In French, adjectives must correspond to the name they describe in GENDER (male/female) and NUMBER (singular/plural). In terms of grammar, the correct form of adjectives is referred to as the comparison of the adjectives with the substantives they described as an adjective chord. When used as adjectives, colours follow the general rule of French grammar, in accordance with the nominus they have described. This general rule is that the colors in French coincide with different sexes (women/men) and numbers (singular/plural). There are four cases that apply to the agreement of colors in French: the use of a singular or pluralistic adjective depends in these cases on whether an alternative is strictly implied. Words or neither (as in English or, nor…) or) do not imply in many cases in fact alternative. For example, if we say: (Note that there is also an accent tomb above the first – e in the female form of this adjective) the English adjectives have a unique shape, but in French, they can have up to 4 shapes, depending on the gender and the number of names they change: when it comes to color adjectives composed of two colors, color adjectives are variable in French. They do not correspond, in number and sex, to the substantial noun they describe: in such cases, the noun and articles are placed in French in the plural, but each adjective is placed in the singular: most French adjectives are placed according to the name they describe. Some French adjectives present themselves to the noun they have described. (See: French Grammar: Adjective Placement) When the default form of the adjective ends in s or x, the male singular and plural forms are identical. On the other hand, where there is no difference in pronunciation between the male and female forms, it seems more acceptable to have the adjective (male) just after a female name.
The word brown is z.B a nostunon. But it is also an adjective. The correct spelling is this: some adjectives have both an irregular female shape and a special male form, used before a silent vowel or ”h”: if you learn French, color names are one of the first things you study. It is not easy to reconcile adjectives with the image they change. In principle, the above rules mean that there are cases where you can end up with a male adjective right after a female name. For example, the translation of white pants and shirt with the same nomic order as English: While English adjectives are always placed in front of the subtantives, Describe it, most French adjectives follow nouns: the second of these strategies, although repeated, has the example, to put it clearly, that the adjective describes the two nouns (whereas when one says a white shirt and trousers, for the ear, it sounds identical to a white shirt and trousers – a shirt and white pants). An adjective is a word that describes a nostunon. In French, adjectives must match their name, which means that they must show whether they are masculine or feminine and singular or plural to match the noun. An explanation of how French adjectives should match their subtantives with regard to their gender and plurality is the standard form to which female and/or plural extremities are added.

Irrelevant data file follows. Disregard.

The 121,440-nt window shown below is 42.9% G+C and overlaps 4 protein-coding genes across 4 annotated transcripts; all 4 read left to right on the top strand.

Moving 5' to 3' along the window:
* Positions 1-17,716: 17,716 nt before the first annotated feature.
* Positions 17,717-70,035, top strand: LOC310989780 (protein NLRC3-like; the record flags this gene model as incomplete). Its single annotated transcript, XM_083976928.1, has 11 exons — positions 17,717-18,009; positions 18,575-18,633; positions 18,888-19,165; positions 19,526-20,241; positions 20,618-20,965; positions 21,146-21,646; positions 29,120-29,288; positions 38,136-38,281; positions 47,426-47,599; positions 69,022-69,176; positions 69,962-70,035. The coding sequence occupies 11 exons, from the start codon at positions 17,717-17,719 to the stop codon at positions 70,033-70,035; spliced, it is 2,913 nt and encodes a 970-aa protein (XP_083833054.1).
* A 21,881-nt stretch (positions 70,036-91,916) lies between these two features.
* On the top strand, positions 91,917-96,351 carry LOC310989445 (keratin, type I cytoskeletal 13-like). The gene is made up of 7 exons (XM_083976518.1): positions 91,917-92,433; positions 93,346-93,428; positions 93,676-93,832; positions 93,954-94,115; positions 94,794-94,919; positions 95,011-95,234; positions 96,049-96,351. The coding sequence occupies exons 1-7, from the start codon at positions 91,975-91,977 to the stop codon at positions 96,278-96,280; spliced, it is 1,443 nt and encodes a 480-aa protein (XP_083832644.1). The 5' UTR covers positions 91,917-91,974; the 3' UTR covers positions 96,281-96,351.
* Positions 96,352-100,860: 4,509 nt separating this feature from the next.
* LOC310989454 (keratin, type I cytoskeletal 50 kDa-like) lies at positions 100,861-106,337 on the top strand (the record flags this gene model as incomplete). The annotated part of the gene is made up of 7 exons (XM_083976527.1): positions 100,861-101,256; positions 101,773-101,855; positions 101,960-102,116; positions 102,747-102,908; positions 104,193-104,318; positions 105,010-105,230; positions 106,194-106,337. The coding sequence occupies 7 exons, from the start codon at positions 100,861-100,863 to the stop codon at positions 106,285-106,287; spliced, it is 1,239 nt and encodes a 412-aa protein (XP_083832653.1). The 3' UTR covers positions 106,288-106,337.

For regular adjectives, these endings are e for feminine and s for plural. On the other hand, if nouns are considered equivalent to each other (i.e. they are synonymous), then only one adjective agrees with the final name. This can normally happen with or or even (the equivalent of ”indeed,” ”if not” as in charm, if not beauty, difficult, if not impossible), and also with a list, if Substantive is simply separated by a comma, suggesting an ”evolution” of a description: Most French adjectives are rendered plural by adding -s to the singular form of the adjective (either male or female): Well, it becomes obvious that it is too easy.